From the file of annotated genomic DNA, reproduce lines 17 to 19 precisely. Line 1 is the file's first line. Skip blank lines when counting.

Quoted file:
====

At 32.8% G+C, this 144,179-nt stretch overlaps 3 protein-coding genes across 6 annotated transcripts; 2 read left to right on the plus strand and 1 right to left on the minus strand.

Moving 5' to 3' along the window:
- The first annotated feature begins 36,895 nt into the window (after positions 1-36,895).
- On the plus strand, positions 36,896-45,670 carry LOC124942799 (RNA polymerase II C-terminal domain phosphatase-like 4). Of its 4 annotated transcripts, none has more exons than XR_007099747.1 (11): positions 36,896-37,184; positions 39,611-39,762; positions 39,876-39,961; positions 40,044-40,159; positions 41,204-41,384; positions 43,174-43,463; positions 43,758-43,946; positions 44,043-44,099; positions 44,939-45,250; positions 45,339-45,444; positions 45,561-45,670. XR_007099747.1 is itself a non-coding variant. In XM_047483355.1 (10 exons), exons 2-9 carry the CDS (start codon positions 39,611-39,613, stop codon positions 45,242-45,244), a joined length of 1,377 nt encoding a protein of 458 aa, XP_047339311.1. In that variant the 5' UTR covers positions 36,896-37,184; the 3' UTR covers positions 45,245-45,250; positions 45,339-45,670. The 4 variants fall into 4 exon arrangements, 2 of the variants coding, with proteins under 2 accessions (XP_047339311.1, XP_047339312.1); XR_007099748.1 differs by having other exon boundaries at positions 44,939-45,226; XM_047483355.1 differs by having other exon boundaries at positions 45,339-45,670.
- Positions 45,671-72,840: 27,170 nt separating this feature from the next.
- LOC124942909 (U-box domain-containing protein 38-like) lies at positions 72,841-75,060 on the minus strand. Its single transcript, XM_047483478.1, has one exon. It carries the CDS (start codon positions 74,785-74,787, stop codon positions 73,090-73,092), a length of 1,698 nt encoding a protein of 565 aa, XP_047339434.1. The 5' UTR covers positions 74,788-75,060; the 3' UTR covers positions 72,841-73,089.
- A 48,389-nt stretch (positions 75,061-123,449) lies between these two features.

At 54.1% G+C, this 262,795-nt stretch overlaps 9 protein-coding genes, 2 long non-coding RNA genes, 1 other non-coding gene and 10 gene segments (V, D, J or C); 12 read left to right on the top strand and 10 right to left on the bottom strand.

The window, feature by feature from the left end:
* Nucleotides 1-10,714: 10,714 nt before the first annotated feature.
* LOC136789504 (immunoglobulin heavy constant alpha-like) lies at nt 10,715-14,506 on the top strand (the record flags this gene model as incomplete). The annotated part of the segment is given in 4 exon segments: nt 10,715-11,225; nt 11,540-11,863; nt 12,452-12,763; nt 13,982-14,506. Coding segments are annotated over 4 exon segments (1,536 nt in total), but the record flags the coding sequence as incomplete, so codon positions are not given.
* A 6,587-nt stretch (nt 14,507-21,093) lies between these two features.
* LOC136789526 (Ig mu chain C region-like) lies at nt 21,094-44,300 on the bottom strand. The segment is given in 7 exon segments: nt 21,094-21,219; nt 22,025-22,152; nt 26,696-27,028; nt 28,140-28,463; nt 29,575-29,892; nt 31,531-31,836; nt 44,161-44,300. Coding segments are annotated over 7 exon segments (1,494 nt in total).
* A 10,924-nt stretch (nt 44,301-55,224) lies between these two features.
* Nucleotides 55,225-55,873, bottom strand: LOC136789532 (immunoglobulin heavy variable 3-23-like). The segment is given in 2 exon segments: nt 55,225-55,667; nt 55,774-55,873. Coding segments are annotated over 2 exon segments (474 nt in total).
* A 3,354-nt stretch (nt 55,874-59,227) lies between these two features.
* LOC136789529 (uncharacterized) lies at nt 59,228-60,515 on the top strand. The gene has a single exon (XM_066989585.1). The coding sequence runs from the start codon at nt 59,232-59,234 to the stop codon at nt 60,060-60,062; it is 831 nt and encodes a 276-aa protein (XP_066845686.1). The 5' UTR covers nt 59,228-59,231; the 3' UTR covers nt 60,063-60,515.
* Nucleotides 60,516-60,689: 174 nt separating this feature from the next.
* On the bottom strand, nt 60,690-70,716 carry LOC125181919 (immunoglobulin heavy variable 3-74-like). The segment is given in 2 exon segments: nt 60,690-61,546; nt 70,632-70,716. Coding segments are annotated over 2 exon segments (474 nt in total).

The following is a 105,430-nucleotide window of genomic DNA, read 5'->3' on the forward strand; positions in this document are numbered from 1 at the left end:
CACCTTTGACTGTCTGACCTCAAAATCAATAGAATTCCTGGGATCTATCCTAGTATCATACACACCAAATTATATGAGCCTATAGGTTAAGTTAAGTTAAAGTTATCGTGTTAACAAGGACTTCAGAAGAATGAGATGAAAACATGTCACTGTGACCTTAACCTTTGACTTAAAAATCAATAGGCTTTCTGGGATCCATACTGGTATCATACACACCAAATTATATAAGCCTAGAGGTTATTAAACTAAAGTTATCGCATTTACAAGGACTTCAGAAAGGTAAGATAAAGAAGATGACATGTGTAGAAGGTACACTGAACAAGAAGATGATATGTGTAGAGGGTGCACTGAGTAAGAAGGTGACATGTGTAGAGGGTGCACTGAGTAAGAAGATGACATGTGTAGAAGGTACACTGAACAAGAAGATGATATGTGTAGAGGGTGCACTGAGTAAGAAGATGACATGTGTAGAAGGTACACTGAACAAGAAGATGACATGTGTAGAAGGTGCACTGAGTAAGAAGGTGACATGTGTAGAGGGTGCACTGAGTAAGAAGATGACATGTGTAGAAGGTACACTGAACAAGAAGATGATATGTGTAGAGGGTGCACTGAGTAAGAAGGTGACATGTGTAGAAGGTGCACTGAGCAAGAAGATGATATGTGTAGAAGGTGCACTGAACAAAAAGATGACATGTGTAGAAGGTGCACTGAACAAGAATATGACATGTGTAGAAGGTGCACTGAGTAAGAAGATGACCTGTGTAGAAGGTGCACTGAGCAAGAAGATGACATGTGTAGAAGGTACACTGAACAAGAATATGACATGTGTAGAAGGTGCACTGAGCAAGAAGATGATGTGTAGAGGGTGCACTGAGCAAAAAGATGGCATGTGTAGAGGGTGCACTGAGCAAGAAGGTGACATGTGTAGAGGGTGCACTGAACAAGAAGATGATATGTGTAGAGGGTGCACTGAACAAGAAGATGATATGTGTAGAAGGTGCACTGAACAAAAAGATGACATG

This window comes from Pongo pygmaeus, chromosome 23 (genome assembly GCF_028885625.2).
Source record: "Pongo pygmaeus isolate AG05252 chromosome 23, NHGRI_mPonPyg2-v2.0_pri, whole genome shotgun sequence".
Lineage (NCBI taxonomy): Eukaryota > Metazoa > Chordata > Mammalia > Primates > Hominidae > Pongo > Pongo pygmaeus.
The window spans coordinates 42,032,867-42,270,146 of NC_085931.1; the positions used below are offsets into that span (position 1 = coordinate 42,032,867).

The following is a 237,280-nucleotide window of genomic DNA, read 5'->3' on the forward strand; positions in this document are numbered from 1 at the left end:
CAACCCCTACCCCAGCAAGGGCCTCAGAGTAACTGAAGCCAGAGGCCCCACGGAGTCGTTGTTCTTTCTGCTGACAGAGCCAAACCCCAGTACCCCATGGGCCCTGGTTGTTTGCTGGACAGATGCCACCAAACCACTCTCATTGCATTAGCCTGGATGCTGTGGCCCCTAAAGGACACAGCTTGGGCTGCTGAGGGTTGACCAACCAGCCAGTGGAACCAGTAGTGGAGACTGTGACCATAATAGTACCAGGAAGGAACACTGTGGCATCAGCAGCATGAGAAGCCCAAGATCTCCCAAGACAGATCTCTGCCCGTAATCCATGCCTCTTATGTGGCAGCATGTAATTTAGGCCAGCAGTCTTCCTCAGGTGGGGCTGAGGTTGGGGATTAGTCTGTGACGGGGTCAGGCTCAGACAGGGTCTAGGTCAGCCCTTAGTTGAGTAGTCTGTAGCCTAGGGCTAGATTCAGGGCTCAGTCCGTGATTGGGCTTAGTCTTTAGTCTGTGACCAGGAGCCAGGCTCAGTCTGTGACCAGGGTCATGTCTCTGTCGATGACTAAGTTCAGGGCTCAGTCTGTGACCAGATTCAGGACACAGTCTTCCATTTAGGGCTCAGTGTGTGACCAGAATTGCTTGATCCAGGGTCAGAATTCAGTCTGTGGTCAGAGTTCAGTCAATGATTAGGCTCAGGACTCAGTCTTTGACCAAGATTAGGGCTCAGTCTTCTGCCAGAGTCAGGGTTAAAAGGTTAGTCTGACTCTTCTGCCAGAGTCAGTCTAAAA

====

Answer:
* LOC136789529 (uncharacterized) lies at nt 59,228-60,515 on the top strand. The gene has a single exon (XM_066989585.1). The coding sequence runs from the start codon at nt 59,232-59,234 to the stop codon at nt 60,060-60,062; it is 831 nt and encodes a 276-aa protein (XP_066845686.1). The 5' UTR covers nt 59,228-59,231; the 3' UTR covers nt 60,063-60,515.
* Nucleotides 60,516-60,689: 174 nt separating this feature from the next.
* On the bottom strand, nt 60,690-70,716 carry LOC125181919 (immunoglobulin heavy variable 3-74-like). The segment is given in 2 exon segments: nt 60,690-61,546; nt 70,632-70,716. Coding segments are annotated over 2 exon segments (474 nt in total).